total #passengers in the air = passenger in private plane + passengers in military planes + passengers in flights in USA 

                                             = 3k + 1k + 570k = 570k

Considering that some flights take more than one hour, I add 20% to this number.

===> total passengers = 570k*1.2 = 680 k passengers

According to Google, "At any given moment there are about 5,000 commercial airplanes in the sky over the United States"

Does 680k make sense?

If middle plane has 200 seats, that makes 680k/200 = 3400 planes in air

#planes over each state = 3400/50 = 70

which makes sense I think.

by (82 points)
Hi Pegah,
I really like the structure of the answer and your ability to break it down to multiple segments based on some meaningful logic. Here are some feedback :
- Given there are different hours during the day and air traffic at 3am is very different than air traffic at 3pm, I suggest you pick a specific time of the day to do your calculations. The question does suggest "at any given time" but given the variety of time during the day, it's reasonable to make this adjustment. This will make it easier for you to determine which planes are in the air. For example, if you’re looking at all plans in the air at 3pm and average time of flights is 2 hours, you just need to look at # of planes that took off from 1pm to 3pm and multiple that number by # of passengers per plan (of course, adjust for the variation in size and international flights as well). You can apply the same model described above for other segments of the airline industry. If the interviewer insisted on "any given time", you can calculate the average number by using average number of planes that depart at any time of the day.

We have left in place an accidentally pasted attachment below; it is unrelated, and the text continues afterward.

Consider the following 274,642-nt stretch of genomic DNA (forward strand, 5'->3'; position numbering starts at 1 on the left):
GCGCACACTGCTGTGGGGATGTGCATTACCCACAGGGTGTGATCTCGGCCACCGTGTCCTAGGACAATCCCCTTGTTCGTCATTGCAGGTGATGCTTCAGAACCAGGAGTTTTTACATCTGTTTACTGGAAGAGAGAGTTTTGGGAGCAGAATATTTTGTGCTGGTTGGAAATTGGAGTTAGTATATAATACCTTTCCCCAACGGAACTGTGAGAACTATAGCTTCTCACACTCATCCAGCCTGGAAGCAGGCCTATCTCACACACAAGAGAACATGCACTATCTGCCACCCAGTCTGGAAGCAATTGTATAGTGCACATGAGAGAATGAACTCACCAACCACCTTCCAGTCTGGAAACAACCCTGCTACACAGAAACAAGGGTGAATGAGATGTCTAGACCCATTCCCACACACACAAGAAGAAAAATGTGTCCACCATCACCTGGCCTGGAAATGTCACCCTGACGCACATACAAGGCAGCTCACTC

- I would count for empty seats by multiplying your number for passenger planes by something such as 80% (assume 20%of seats are empty
- For international flights, if average time in the US air for them is 15 minutes, then the number of international planes during a 2 hours divided by 8 gives you number of international planes in the air at a particular time
0 votes

Assumption 1: Only passenger planes are in the air. (Its not a war time). And, ignoring personal, jet planes, helicopters.

Use cases: Domestic planes, International planes.

Case 1: Domestic planes: Assuming 50*50*2 terminals (50 states, 50 cities in each state, 2 domestic terminals on each airport).

Assumption 2: Assuming it takes 2 hours on an average to reach from 1 city to another in USA.

So, all the planes taking off from a terminal in last 2 hours will be in air.

Assumption 3: There are 2 runways on each terminal and it takes 10 mins to take off a plane.

So, on an average there will be 6*2*2 planes taking off in last 2 hours.

Assumption 4: Each plane carries 200 people. 

So, the number of people in domestic planes in the last 2 hours: 200 (people)*24 (planes)*50*50*2(terminals).

Assumption 5: All the airports are operating at their full capacity. And, capacity of domestic and international airport is the same.

Hence, the number of people in the air is : p = 3*200 (people)*24 (planes)*50*50*2(terminals).

Here, 3 signifies for 1 domestic planes, 1 international planes flying inwards USA and 1 international planes flying outwards.

Here, if we assume that the airports are operating at x% capacity so the number will be p*x/100.

where, p is the total number of people calculated above.

by (44 points)